Paris.  The professor and Frederic arrive at Pleyel's place.  Elsner lays out Chopin's own music to show Pleyel.  But his secretary Du Pont tells the two visitors that Pleyel is too busy to see them.  The professor pays no attention to what was said and runs past the secretary and into Pleyel's office. He then calls for Frederic to come in.  The secretary tries to close the door on the two visitors, but the professor just pushes the door open and whizzes past the secretary.  Pleyel says that their correspondence must have gotten lost.  The professor says that it was not lost, because he has a letter from Pleyel's secretary.  Pleyel looks at the letter and sees that it is 11 years old. 

Frederic understands that Pleyel has no intention of helping him, but the professor still doesn't get it.  Pleyel finally has to tell the professor that 11 years ago, Frederic was a boy wonder, but that was 11 years ago and Frederic is no longer a boy.  All of a sudden they hear someone playing the piano.  Frederic recognizes the music as his own composition.  The secretary comes in to say that Franz Liszt is here and playing the piano now.  Everyone rushes out to see Liszt. 

Liszt asks Pleyel who wrote this wonderful music?  Nobody knows, except for the pair from Poland.  Frederic sits down at another piano and plays along with Liszt.  The famous composer asks the man who he supposes is the composer what is the piece called?  It is called Polonaise (the spirit of Poland).  Pleyel now asks Elsner if Chopin can be ready in two weeks to perform a concert?  Elsner is so shocked at this change in attitude and the realization of what this means for Frederic that he has a hard time answering since he is getting so choked up about it.  In fact, the poor professor faints. 

The professor takes Frederic to the distinguished restaurant the Cafe de la Boheme.  Eating in the restaurant is the French writer Balzac.  After they order, Elsner and Chopin see French novelist George Sand dressed in pants come into the restaurant accompanied by Liszt and her husband the poet Alfred de Musset.  Liszt introduces Chopin and Elsner to Sand and Musset.  The professor is shocked when he learns that George Sand is really a woman and not a man. 

Chopin and Elsner get ready for the concert.  Frederic receives a letter from Warsaw.  It's from his sister and brings bad news.  Two of the young radicals who helped Frederic escape were caught and imprisoned.  There they were beaten to death.  Because Chopin is so upset, he does not play well at the concert.  He fades out on one of his compositions.  Then he walks out on the next composition. Pleyel is furious with Chopin and Elsner.  The critics are vicious in reaction to Chopin's bad performance.    All, except for one critic.  The critic says Chopin is a genius.  The critic turns out to be none other than George Sand.  The guys receive a note from Sand saying that they should come to the home of the Duchess of Orleans.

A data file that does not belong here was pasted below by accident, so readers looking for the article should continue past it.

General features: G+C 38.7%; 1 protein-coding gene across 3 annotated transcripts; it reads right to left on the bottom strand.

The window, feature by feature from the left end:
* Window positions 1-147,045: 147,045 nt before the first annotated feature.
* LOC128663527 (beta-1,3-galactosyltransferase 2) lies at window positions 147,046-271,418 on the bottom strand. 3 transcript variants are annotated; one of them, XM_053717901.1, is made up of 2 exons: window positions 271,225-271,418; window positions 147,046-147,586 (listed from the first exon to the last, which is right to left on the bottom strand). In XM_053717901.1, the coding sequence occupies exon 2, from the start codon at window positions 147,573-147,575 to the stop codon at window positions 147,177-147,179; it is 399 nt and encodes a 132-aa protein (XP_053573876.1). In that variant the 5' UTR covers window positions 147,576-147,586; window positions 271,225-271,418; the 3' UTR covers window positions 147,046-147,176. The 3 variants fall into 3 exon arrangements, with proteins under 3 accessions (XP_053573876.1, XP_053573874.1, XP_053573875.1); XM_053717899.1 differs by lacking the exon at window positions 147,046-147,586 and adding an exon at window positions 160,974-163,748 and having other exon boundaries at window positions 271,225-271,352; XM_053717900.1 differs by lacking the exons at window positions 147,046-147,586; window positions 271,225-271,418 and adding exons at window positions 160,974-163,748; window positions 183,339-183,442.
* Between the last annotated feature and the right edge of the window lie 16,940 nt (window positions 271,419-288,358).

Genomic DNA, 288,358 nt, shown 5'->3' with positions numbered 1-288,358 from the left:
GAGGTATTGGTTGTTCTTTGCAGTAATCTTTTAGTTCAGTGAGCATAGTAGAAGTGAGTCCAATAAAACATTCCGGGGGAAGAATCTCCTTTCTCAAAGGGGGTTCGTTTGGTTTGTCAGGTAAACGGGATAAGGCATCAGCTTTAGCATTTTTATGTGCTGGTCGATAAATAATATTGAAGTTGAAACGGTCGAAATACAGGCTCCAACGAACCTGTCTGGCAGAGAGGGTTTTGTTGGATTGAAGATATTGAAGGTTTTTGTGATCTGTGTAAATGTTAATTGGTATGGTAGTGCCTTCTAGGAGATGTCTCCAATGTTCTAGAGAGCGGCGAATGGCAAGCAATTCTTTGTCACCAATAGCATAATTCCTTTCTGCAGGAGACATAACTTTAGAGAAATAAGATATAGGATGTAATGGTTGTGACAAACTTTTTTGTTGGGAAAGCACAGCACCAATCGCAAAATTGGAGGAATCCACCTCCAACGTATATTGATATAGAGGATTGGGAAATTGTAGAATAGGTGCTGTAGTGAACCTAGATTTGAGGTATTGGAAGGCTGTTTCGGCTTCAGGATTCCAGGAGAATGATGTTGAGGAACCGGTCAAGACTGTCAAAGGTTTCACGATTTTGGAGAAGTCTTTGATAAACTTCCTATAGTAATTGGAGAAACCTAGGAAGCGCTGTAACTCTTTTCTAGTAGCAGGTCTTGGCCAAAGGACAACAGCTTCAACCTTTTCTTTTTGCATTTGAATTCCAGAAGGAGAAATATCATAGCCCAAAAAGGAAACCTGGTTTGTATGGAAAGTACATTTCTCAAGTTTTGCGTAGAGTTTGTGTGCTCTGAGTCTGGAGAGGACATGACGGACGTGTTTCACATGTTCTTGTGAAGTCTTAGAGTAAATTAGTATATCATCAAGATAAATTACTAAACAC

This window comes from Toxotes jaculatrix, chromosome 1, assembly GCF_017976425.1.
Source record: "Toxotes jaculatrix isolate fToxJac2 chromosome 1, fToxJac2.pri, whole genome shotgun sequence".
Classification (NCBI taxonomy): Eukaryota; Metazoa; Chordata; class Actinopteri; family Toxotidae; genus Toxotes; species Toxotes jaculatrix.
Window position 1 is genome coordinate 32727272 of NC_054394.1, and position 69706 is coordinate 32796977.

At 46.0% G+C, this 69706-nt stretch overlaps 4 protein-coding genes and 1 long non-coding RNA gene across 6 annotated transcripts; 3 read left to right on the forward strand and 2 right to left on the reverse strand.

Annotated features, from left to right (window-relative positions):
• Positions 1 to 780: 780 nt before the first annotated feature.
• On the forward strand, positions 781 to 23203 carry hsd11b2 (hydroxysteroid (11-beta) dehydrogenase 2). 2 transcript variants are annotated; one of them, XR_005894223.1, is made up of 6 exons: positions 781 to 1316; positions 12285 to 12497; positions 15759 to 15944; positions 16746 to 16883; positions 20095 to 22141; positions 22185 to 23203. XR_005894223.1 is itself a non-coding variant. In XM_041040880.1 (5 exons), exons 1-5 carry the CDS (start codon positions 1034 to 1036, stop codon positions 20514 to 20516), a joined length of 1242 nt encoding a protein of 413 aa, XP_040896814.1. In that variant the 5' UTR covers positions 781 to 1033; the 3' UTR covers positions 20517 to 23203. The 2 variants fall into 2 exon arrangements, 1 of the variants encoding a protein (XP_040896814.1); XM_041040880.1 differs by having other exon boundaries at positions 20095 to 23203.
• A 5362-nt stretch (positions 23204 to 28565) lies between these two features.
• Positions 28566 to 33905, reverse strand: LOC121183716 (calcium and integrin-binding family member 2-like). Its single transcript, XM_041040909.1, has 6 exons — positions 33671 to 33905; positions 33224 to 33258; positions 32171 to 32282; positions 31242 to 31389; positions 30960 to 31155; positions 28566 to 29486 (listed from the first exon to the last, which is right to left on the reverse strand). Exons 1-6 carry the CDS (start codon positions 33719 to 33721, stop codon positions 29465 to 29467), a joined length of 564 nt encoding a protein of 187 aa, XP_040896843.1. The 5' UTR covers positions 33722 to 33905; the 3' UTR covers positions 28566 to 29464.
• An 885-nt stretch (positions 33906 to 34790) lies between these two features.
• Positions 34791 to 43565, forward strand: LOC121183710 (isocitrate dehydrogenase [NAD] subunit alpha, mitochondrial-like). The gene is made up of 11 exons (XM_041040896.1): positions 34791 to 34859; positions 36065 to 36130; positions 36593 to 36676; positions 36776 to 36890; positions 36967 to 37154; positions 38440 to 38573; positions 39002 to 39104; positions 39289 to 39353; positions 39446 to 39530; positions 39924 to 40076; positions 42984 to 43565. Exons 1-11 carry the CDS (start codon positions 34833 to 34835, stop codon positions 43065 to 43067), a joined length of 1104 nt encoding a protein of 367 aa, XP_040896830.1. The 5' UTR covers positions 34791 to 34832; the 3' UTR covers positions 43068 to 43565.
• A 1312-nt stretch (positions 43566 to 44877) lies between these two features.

Liszt brings Chopin to George Sand in one of her rooms.  Chopin thanks her for all that she has done for him.  Liszt will play for the assembled group.  He asks for the lights to be put out.  In the dark, what he plays are compositions of Chopin.  Later George Sand brings in a candelabra to shed some light on Liszt, except that it is not Liszt playing but Chopin.    When he finishes, Chopin gets a standing ovation.  And now Pleyel chases after Elsner.  The professor enjoys giving Pleyel a hard time for awhile. 

Sand, Liszt and Chopin talk in private.  Chopin says he wants to help his Polish people.  George Sand wants to take Chopin to her place in the country.  Chopin says he would at least like to mention it to his manager, the professor.  Sand makes fun of him for not making the decision for himself. 

Chopin does tell the professor about his plans, but just before he leaves.  Elsner says that he will be missing an appointment with Pleyel, but Chopin is determined to go with George Sand and Liszt.  Now Elsner warns Chopin about the George Sand, who wears pants, has a mind of her own and a reputation for writing scandalous books.  While Elsner continues talking, Chopin tells him goodbye and walks out the door with his suitcase in hand.